Please use this identifier to cite or link to this item:
|Title:||The effect of star formation and feedback on the X-ray properties of simulated galaxy clusters||Authors:||Fabjan, Dunja||Keywords:||Cosmologia; Ammassi Di Galassie; Simulazioni Numeriche; Osservazioni Banda X; Proprieta' Chimiche; Nuclei Galattici Attivi; Mezzo Intra Cluster; Cosmology; Galaxy clusters; Numerical simulations; Intra Cluster Medium; Active Galactic Nuclei; Abundances; X-ray astronomy||Issue Date:||5-Mar-2010||Publisher:||Università degli studi di Trieste||Abstract:||The aim of this Thesis was to study the X--ray properties of the IntraCluster Medium (ICM) in a cosmological context resorting to high resolution hydrodynamical simulations. The thermodynamical and chemical properties of the ICM were inspected and studied within a set of galaxy clusters that were simulated with the TREE-SPH Gadget2 code (Springel 2005). This code included a detailed model of chemical evolution (Tornatore et al. 2007) as well as prescriptions for different physical processes: star formation, galactic winds and AGN feedback. We use this large set of simulated galaxy clusters with a twofold aim. First, we study the effect of different sources of feedback on the ICM observable properties, in particular on its metal enrichment and on thermo and chemo--dynamical properties when AGN feedback is at work. Second, we test the robustness of cluster mass proxies against the different physical processes included in the simulations. When exploring the effect on metal enrichment and its evolution we found that among different prescriptions for the stellar Initial Mass Function (IMF), the best results on Iron abundance profiles and global Iron evolution are found when applying the Salpeter IMF (Salpeter 1955). We also found that the positive evolution of the metal abundance in the central regions of simulated clusters can not be simply interpreted as a consequence of an excess of low--redshift star formation. Instead the evolution of the metallicity pattern is driven by the combined action of gas--dynamical processes, which redistribute already enriched gas, and of star formation, which acts both as a source and as a sink of metals (Fabjan et al. 2008, Borgani et al. 2008). Our analysis on the AGN feedback effect on ICM properties lends further support to the idea that a feedback source associated to gas accretion onto super-massive BHs is required by the observational properties of the ICM (e.g. McNamara & Nulsen 2007). However, our results also show that there are still a number of discrepancies between observations and the predictions made by simulations. This is especially true within the core regions of massive clusters, where a more efficient way of extracting and/or thermalising energy released by AGN is required. Our results further demonstrate that different astrophysical feedback sources leave distinct signatures on the pattern of chemical enrichment of the ICM. These differences are much more evident in the outskirts of galaxy clusters, which retain memory of the past efficiency that energy feedback had in displacing enriched gas from star-forming regions and in regulating star formation itself (Fabjan et al. 2010). The characterization of thermal and chemical properties in cluster external regions requires X--ray telescopes with large collecting area and an excellent control of the background, characteristics which should be eventually met by a future generation of X--ray satellites. In the last part of this Thesis we studied the effect that different physical processes included in the simulations have on the mass--observable scaling relations and their evolution with redshift. We focused on two cluster mass proxies, the gas mass M_gas and a new Y_X proxy defined by Kravtsov et al. (2006) as the product of gas mass and cluster temperature and test the robustness of the two relations, M_tot-M_gas and M_tot-Y_X, in simulations before including any observational effect. Furthermore we test the relations against the change of prescription for the physics that describes the ICM, such as viscosity, thermal conduction, star formation, galactic winds and AGN feedback. We found that the evolutions of both relations do not show any significant deviation from the predictions of the simple self--similar model. However we found that the Y_X proxy is less sensitive to the change of physical processes included in simulations. Since Y_X is by definition a measure of the thermal pressure support in the ICM, once the central cluster region is excised, the relation M_tot-Y_X is more stable against the change of physical processes included in the simulations (Fabjan et al., in preparation). In the future, the improved numerical resolution expected to be reached in simulations of the next generation needs to be accompanied by a suitable description of the subresolution physics, both concerning the star formation physics and and the AGN feedback. Within the latter, the inclusion of the jet injection by AGN would of course provide a physically meaningful description of the interplay between BH accretion and ICM properties. While Chandra, XMM and Suzaku will be pushed to their limits in these studies in the next few years, there is no doubt that a detailed knowledge of the ICM out the cluster virial boundaries and reaching very high redshift has to await for the advent of the next generation of X--ray telescopes (Giacconi et al. 2009, Arnaud et al.2009).||Description:||2008/2009||URI:||http://hdl.handle.net/10077/3434||NBN:||urn:nbn:it:units-8819|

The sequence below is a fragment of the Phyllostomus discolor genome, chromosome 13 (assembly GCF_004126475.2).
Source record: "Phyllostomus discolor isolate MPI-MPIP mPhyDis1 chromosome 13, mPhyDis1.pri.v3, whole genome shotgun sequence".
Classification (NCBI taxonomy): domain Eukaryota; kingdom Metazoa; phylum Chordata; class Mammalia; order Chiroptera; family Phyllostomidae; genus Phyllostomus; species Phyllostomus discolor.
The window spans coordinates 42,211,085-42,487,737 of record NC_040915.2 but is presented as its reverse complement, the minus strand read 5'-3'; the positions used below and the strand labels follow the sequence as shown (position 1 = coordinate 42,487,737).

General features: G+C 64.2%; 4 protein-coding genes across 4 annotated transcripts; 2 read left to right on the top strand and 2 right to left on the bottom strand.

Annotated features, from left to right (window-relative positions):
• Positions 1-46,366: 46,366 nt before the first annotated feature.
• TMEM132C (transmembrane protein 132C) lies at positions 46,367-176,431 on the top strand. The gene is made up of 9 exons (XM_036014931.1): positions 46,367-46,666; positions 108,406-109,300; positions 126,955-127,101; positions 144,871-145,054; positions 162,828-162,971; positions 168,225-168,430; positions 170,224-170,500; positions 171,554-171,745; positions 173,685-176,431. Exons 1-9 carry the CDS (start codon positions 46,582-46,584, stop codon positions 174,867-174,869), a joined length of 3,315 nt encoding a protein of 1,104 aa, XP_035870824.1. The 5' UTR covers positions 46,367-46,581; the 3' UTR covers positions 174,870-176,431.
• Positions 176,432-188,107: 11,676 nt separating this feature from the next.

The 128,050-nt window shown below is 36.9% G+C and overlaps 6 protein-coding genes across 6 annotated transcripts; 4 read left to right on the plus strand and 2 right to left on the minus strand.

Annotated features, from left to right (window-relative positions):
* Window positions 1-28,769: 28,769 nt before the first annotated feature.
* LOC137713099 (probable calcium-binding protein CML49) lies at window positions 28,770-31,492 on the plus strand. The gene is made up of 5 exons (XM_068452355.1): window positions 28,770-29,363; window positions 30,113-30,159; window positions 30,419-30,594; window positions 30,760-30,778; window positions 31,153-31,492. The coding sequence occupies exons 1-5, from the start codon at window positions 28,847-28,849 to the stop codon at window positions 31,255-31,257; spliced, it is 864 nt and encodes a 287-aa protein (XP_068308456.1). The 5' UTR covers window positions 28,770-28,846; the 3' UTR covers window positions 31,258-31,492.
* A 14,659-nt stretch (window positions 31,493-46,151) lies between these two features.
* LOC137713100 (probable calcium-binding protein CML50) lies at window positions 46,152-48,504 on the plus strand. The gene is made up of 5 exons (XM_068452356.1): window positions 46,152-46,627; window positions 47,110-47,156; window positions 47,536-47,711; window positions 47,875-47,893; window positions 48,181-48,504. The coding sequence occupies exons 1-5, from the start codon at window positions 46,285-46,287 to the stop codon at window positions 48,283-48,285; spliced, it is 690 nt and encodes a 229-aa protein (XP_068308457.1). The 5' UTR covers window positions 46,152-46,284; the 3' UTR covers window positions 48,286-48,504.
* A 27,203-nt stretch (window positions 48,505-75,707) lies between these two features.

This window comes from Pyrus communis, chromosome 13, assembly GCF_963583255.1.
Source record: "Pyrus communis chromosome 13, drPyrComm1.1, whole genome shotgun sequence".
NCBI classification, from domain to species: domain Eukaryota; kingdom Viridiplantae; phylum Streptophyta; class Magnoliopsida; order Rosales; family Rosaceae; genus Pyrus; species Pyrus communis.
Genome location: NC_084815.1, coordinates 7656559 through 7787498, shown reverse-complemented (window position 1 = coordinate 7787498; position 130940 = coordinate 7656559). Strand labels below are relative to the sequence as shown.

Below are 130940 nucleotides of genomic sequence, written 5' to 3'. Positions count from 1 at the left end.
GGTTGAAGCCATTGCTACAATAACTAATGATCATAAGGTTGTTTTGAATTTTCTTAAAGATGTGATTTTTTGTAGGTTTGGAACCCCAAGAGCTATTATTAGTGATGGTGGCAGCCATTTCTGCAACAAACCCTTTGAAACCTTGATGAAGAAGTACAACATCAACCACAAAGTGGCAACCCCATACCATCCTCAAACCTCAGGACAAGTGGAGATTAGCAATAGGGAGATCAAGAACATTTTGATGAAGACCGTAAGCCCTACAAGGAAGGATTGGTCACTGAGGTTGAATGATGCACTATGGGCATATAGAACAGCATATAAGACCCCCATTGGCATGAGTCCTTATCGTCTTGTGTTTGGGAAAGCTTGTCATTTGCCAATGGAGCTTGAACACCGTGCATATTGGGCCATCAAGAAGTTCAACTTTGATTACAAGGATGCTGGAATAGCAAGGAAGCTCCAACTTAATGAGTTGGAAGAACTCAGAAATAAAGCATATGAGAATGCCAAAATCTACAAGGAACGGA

|Appears in Collections:||Scienze fisiche|
Show full item record
Files in This Item:
|fabjan_tesi_phd.pdf||Tesi di Dottorato||4.3 MB||Adobe PDF||View/Open|
Items in DSpace are protected by copyright, with all rights reserved, unless otherwise indicated.